The first video slot widescreen games to hit casino floors are outperforming their standard versions from 30 percent to 50 percent.

"People are getting used to better, high-definition TVs," said Michael Mitchell, vice president of game development for Bally. "The quality of the image is better - colors are brighter and images clearer. It's also easier on the eyes. With the flat screen, you don't have glare from overhead lights. Players become more immersed in the game."

The wider screen allowed Bally to add more reels to its video and mechanical games, as well as add more bonus features and touch panels to the display screens.

By adding reels, Bally created more "lines," or combinations of symbols that can yield a jackpot.

The ReelVision slot, which has seven reels, also employs other advances in technology. New algorithms move the mechanical reels more precisely, synchronizing them to stop quickly and smoothly like video reels instead of the jerky, unsynchronized reels of years past.

By pushing the "spin" button in quick succession, players can stop the spin of all seven reels before they come to a complete stop on their own, speeding up the game but not changing the result of the game. (By state law, the outcome of each spin is determined by a computer chip that triggers a random result at the initial push of a button.)

"We didn't just add a wheel," Mitchell said of the ReelVision game. "This game is a bunch of small little improvements that , when added together, make the product more interesting and entertaining for the player."

As for turning solitary slot playing into a community experience: International Game Technology, which is also offering wide screen slots, is building slots with shared bonus rounds that allow gamblers seated next to one another to bet on one another or compete collectively for a bonus.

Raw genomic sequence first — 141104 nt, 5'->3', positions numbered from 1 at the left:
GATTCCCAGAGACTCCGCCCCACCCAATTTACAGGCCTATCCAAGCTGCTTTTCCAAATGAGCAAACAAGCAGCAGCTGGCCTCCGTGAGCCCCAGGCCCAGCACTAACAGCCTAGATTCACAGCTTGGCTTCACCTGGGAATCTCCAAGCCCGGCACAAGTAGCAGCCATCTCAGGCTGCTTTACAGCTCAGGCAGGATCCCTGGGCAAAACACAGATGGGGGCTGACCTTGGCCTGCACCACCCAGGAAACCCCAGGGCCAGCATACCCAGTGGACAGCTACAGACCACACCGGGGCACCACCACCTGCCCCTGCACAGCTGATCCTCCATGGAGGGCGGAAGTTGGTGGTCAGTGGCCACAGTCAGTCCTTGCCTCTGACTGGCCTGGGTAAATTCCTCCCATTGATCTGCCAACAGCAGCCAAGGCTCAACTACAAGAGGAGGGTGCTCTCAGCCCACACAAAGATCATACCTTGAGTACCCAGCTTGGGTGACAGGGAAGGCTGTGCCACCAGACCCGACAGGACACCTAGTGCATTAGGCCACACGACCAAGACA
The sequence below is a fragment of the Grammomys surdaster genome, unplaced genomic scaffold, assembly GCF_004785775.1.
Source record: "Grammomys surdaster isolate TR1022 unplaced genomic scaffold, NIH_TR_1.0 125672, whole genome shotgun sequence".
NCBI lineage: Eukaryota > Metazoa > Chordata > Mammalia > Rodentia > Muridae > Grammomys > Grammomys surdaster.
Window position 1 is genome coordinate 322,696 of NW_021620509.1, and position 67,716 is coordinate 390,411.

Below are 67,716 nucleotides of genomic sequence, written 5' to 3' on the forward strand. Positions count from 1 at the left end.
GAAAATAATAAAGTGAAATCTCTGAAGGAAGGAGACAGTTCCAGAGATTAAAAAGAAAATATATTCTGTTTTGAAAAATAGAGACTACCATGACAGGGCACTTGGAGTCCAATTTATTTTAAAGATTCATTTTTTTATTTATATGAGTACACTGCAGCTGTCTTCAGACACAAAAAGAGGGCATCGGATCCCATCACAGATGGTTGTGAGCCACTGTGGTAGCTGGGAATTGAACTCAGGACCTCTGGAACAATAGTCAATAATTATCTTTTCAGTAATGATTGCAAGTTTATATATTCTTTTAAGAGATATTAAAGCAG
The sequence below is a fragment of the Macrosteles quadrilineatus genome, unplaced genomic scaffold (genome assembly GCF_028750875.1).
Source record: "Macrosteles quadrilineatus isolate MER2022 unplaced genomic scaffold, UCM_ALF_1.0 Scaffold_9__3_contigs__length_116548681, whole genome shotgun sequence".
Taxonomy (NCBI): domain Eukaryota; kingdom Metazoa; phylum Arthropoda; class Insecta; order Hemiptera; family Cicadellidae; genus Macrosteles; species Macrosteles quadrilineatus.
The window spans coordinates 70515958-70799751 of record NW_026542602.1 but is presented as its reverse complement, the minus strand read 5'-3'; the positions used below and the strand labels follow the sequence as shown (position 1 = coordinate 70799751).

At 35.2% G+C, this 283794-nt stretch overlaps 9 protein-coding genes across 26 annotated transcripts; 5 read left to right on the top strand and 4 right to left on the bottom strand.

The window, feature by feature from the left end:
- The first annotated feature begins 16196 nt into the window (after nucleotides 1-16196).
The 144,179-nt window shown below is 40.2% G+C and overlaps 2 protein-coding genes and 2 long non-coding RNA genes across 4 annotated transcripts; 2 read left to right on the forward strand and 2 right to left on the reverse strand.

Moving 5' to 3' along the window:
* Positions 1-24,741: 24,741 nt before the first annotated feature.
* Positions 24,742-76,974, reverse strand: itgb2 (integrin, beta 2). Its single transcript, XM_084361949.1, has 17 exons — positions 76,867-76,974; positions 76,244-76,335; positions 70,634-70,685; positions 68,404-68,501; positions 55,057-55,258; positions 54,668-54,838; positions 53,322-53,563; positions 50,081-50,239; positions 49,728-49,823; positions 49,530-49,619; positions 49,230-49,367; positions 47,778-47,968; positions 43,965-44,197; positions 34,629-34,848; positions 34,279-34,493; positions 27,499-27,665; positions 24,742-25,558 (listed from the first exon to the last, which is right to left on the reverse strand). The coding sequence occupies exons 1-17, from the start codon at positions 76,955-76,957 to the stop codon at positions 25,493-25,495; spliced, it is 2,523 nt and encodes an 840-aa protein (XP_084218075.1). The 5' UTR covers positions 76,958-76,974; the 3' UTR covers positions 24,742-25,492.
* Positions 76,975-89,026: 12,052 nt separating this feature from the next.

Improvements in digital and reel technology are "evolutionary rather than revolutionary," said slot critic and gambler John Robison, who writes for the trade publication Strictly Slots.

"There's a lot more buzz about the community gaming developments because this is something that really hasn't been done before," he said.

The first of these for IGT was last year's debut of the Wheel of Fortune "Super Spin" - a giant, colorful wheel much like that used in the original game show. Players sit at individual screens situated around a big wheel and can join in a neighboring player's "spin," or wait for their own, once they are eligible for a bonus. Each player's winnings are largely displayed. Rather than drawing accidental spectators, the game is intended to draw crowds that wait to witness the spin of the giant wheel.

This fall IGT will introduce an "Indiana Jones"-branded game with a bonus round in which neighboring players can compete, and has begun rolling out electronic versions of table games - such as baccarat, roulette and blackjack - allowing players more opportunity to interact around a table.

"This is a strange universe where people interact with a single computer," IGT Chief Executive T.J. Matthews said at a technology conference last week. "People want to interact with each other."